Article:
Published March 15, 2013
We continue to hear that the United States’ ever-rising debt is a ticking time-bomb and that one day in the near future it will explode. We also hear that we are robbing from future generations. Although both of these are true, they speak to the future, not to present day. Right now, as you read this article, the national debt is directly harming Americans, and the government isn't being honest about it.
The government spends more money than it takes in. In fact, it spends $1 trillion more than it takes in every year. Since it doesn’t collect enough in taxes to pay for everything, it borrows money (debt) from other countries to fill that gap. That debt costs even more money in the form of interest payments. Currently, we must pay $500 billion in interest every year.
That money has to come from somewhere, so we literally need to print money out of "thin air." When you mass-produce anything, its value drops. So if we buy anything outside of our borders, our money will have less value (relative to the currency of another country) for us having printed more of it. Since our money has less and less value, that makes any items we buy outside our borders more and more expensive.
And guess what? We purchase 70% of what we consume from outside our borders – such as food, oil, and countless other commodities that are in the products we use every day.
Right now, food and energy prices (as well as other products) are rising very quickly because we are printing an unprecedented amount of money, weakening the dollar. The rise in oil prices is particularly troubling because oil is used in every aspect of our economy. The weaker the dollar, the more expensive oil becomes. As oil gets more expensive, any item that has even a fraction of production impacted by oil prices will also rise in price.
These increased costs are passed along to the American people, so we all have less spending money in our pockets. Middle-class Americans feel it the most, because they spend a greater portion of their income on basics like food and energy. The more they must spend on those basics, the less they can spend on other things, which means the businesses that produce those other things make less money. Since all these business make up the economy, the economy slows down. As the economy slows down, fewer people get hired, and job growth slows. As job growth slows, unemployment rises, which means fewer people have money to spend, and the vicious cycle continues.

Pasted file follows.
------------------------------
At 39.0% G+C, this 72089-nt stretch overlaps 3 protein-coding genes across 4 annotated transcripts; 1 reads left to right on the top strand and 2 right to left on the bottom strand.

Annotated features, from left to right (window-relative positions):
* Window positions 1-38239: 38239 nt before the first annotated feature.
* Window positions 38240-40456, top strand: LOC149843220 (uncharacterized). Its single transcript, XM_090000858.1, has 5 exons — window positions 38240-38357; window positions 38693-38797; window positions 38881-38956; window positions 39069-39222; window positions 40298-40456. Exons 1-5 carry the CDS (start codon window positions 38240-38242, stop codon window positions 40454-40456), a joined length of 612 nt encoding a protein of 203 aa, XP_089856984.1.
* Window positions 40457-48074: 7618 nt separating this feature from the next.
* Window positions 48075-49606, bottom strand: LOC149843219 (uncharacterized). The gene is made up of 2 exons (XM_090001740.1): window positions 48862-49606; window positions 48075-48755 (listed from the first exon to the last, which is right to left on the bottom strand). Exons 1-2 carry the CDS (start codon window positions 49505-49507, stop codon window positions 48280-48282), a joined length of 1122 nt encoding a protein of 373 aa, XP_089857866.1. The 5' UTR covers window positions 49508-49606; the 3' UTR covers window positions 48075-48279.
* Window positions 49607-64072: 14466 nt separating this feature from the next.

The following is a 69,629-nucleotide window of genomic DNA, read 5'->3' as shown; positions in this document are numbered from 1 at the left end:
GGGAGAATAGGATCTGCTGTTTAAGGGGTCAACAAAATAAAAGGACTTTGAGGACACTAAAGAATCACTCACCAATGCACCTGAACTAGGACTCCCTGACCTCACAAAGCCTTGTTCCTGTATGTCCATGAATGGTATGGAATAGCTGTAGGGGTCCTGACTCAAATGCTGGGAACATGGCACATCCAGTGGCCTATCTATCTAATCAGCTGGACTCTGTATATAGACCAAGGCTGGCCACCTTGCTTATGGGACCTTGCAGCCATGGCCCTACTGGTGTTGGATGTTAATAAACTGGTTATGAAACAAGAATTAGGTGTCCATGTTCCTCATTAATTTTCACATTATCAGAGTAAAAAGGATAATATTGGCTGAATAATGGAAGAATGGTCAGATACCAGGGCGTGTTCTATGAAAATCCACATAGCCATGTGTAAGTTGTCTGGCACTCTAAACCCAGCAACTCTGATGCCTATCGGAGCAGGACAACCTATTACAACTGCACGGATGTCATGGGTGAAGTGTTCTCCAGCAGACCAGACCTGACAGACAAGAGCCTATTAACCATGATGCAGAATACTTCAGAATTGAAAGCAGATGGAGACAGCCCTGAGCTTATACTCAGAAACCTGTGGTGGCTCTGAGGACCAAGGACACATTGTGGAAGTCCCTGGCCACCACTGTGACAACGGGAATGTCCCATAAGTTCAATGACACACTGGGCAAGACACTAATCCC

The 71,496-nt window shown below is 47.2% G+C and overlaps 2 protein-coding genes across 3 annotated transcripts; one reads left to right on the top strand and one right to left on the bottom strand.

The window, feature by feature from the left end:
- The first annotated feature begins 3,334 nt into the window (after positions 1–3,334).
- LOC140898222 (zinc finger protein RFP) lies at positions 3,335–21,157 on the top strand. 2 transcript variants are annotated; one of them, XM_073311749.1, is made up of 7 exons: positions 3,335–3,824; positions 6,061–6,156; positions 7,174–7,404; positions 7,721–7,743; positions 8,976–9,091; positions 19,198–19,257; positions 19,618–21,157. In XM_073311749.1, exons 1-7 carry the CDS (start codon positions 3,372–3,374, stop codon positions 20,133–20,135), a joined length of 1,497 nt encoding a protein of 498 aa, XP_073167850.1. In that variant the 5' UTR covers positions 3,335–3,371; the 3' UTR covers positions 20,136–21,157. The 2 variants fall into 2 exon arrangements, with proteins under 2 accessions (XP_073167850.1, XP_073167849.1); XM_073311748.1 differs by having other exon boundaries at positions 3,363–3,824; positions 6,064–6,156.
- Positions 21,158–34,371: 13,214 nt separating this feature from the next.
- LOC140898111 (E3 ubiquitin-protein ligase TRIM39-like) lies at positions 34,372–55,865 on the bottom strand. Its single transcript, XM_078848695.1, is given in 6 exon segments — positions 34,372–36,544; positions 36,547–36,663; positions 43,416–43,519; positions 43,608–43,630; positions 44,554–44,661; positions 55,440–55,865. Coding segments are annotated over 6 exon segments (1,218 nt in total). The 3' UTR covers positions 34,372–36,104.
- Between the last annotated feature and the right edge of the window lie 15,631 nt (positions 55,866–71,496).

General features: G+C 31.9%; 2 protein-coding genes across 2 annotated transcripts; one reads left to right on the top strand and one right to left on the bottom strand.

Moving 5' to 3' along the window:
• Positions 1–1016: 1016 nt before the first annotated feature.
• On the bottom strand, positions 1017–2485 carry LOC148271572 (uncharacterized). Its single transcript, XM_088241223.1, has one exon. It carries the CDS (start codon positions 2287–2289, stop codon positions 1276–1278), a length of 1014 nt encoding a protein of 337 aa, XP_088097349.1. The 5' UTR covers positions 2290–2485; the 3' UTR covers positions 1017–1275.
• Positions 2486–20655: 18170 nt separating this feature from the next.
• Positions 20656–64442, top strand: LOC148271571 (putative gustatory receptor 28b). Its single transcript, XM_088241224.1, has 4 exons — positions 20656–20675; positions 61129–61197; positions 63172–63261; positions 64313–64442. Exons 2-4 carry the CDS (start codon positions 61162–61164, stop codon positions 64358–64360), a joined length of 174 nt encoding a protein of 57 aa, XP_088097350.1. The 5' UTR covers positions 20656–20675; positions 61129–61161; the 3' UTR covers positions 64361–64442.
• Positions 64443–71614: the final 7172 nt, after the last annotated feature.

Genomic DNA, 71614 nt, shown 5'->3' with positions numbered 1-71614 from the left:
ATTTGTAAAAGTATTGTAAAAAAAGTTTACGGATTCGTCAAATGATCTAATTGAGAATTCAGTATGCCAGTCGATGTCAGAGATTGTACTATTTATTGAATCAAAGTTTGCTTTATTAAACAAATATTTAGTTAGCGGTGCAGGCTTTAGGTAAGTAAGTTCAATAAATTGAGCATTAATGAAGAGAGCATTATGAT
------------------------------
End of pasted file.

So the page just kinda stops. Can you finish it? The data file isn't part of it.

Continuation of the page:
Balancing our budget isn't just for our children. It is for us . This debt is draining our economy of a half a trillion per year in interest alone and that number will increase each year if we don't balance our budget. For our country to create capital, we must borrow. The more we borrow, the more we devalue our currency.
Simply put , the more we devalue our currency by borrowing, the more the same basket of goods cost to you the American citizen. As a result, this is massively inflationary, causing prices to rise. Many correctly say that a cheaper (devalued) dollar will help us export many more widgets that we make in our country. However, this is only true for a very short period of time. Soon the devalued dollar will cause prices to increase. This is already occurring and this is why prices are rising on the majority of items you spend money on everyday.
This devaluation of our currency actually has worldwide negative implications. We are now seeing other countries/regions devaluing their own currencies (Japan, Europeans, Venezuela) by borrowing and monetizing. The end result is worldwide inflation. Some will argue that the inflection point for this is the United States and its failed policies.
Other negative result that are occurring today from this problem of printing too much money. Wages are stagnant, as employers don’t have any reason to pay more for workers because demand for their product has fallen. With more and more people out of work, they turn to food stamps, and there is greater dependence on entitlement programs.
As you can see, the devastating effects on the economy aren't something to worry about in the future. We feel it today, in every aspect of our lives, and it’s getting worse. The future is here, right now. It is time for all Americans to wake up and understand that their lifestyles are under attack every minute of every day, and there is a specific reason for it: debt and spending.
What’s the solution to our debt troubles? Reduce tax rates. This puts more money into people’s hands, which they will spend to stimulate the economy. Folks in the upper-classes will have more money to spend as well, further driving economic growth.